Medical Science Educator

, Volume 27, Issue 4, pp 673–684 | Cite as

Analysis of Alternative Strategies for the Teaching of Difficult Threshold Concepts in Large Undergraduate Medicine and Science Classes

  • Sven K. DelaneyEmail author
  • James Mills
  • Anne Galea
  • Rebecca LeBard
  • John Wilson
  • Karen J. Gibson
  • Geoff Kornfeld
  • Bill Ashraf
Original Research



Threshold concepts have a transformative effect on student understanding and are often difficult or ‘troublesome’. Students in undergraduate Medicine and Science must understand many threshold concepts, but are often presented with these ideas in large introductory classes with limited individual assistance. Effective approaches for the teaching of threshold concepts have not been evaluated in this context.


Students in two large introductory Medicine and Science classes at the University of New South Wales (UNSW) were taught a genetics threshold concept (the Hardy-Weinberg law) using a lecture-based simulation, small group tutorials, computer simulation and a variety of learning resources. Student knowledge of the concept was then assessed using a test and an examination. A survey and exploratory factor analysis were used to assess student responses to the different teaching methods.


Factor and survey response analysis showed that students in both Medicine and Science were divided in their preference for either small group tutorials or lecture-based simulations when learning difficult concepts. Medicine students showed a stronger preference for tutorials than Science students, and a proportion of Medicine students were anti-simulation. In contrast, Science students were more likely to report that the simulation improved their understanding. Students used all of the learning resources provided, but few students preferred computer simulation.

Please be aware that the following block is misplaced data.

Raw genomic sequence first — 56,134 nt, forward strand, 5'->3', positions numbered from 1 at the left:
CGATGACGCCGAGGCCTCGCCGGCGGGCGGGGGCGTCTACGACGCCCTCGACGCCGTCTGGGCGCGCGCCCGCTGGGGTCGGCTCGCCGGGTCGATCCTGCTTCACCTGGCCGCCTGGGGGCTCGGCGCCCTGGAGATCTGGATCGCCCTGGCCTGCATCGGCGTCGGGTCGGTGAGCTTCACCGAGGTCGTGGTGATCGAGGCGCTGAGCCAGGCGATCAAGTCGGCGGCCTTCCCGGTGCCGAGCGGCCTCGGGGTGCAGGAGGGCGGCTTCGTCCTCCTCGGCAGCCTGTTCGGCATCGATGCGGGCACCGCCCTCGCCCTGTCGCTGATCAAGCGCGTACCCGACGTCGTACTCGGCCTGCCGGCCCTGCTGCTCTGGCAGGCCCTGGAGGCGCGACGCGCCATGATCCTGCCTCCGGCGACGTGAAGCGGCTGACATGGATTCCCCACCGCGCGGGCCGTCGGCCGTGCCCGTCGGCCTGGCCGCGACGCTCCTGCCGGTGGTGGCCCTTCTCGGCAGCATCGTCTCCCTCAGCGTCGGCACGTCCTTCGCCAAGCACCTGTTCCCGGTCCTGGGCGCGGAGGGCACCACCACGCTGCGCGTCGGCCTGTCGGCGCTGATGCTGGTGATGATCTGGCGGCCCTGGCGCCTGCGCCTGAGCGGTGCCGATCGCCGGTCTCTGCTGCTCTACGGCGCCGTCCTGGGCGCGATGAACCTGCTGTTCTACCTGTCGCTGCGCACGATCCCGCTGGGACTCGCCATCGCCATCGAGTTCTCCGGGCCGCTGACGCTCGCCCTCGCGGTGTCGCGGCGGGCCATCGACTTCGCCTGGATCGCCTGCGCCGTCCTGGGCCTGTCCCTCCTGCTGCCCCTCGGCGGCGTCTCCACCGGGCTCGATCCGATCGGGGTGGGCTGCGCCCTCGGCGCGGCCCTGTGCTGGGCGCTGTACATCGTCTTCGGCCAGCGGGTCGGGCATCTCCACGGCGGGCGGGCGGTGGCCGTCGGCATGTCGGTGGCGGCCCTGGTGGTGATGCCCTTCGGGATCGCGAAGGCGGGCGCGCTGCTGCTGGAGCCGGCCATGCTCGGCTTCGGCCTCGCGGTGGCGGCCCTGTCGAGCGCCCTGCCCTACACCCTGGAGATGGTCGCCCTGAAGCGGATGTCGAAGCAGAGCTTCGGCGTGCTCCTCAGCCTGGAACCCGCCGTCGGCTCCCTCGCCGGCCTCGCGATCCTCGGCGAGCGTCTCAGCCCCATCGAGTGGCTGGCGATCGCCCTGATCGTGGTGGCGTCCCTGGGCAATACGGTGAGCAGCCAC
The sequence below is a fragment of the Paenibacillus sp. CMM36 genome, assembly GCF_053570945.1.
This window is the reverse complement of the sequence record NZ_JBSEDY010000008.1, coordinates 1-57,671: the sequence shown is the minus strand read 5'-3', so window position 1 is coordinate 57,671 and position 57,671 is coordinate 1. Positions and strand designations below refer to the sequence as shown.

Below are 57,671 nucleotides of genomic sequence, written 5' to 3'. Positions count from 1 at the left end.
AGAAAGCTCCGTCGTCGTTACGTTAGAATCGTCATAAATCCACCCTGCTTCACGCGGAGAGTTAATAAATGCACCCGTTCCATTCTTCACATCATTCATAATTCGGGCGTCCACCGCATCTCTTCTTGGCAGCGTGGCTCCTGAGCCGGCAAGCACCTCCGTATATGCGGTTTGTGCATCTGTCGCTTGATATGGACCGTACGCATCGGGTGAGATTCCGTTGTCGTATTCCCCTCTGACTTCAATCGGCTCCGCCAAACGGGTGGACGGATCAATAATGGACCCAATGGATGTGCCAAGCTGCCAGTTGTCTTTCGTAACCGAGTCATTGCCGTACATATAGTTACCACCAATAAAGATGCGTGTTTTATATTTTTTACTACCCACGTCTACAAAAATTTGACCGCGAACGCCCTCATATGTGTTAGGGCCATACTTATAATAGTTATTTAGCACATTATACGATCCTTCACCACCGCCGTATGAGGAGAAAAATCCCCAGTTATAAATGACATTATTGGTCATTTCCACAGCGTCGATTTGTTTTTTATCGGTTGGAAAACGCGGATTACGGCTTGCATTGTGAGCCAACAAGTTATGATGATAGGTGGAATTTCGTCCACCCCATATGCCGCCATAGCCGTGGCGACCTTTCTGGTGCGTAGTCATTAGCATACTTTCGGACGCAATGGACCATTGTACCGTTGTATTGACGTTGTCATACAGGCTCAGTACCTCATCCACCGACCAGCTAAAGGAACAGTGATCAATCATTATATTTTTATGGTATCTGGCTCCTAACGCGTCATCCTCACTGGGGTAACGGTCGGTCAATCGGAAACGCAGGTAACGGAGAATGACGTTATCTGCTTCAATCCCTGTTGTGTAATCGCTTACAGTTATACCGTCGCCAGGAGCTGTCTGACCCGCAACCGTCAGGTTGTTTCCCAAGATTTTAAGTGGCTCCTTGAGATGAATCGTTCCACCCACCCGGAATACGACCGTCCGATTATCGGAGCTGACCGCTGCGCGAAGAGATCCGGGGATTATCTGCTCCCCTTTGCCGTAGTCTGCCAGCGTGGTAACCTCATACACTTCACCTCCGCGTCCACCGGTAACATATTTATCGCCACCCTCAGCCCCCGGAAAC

Students in large Science and Medicine classes are polarised in their preferences for the teaching of difficult threshold concepts. This suggests that introductory courses will only effectively teach difficult concepts if they use a variety of teaching approaches. This has important implications for course design and resourcing and provides a foundation for the improved teaching of threshold concepts in undergraduate Medicine and Science.


Threshold concept Genetics Medical education Science education Undergraduate Hardy-Weinberg 



The authors would like to thank the many UNSW students and members of staff who assisted with this study. In particular, we would like to acknowledge the contribution of the following people to the organisation of the tutorial classes and the conduct and filming of the live simulation: Marie Kidd, Vanessa Huron, Pejhman Keshvardoust, Katie Taylor, Abigail Greenfield, Jessica Groen, Brett Hoppenbrouwer and Michael Rampe. We are also grateful to Professor Lambert Schuwirth (School of Medicine, Flinders University) for advice on data analysis.

Compliance with Ethical Standards

The study received ethics approval from UNSW (reference number HC12217) and Flinders University of South Australia (project OH-00041).

Statement on Conflict of Interest

The authors declare that there is no conflict of interest.

Supplementary material

40670_2017_453_MOESM1_ESM.mp4 (95.1 mb)
ESM 1 (MP4 97,399 kb)
40670_2017_453_MOESM2_ESM.docx (153 kb)
ESM 2 (DOCX 152 kb)


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Copyright information

© International Association of Medical Science Educators 2017

Authors and Affiliations

  • Sven K. Delaney
    • 1
    • 3
    Email author
  • James Mills
    • 1
    • 4
  • Anne Galea
    • 1
  • Rebecca LeBard
    • 1
  • John Wilson
    • 1
  • Karen J. Gibson
    • 2
  • Geoff Kornfeld
    • 1
  • Bill Ashraf
    • 5
  1. 1.School of Biotechnology and Biomolecular SciencesUniversity of New South Wales (UNSW)SydneyAustralia
  2. 2.School of Medical SciencesUniversity of New South Wales (UNSW)SydneyAustralia
  3. 3.Flinders School of MedicineFlinders UniversityBedford ParkAustralia
  4. 4.Department of (Neuro) Pathology, Academic Medical CenterUniversity of AmsterdamAmsterdamThe Netherlands
  5. 5.Learning and Teaching EnhancementCanterbury Christ Church UniversityKentUK

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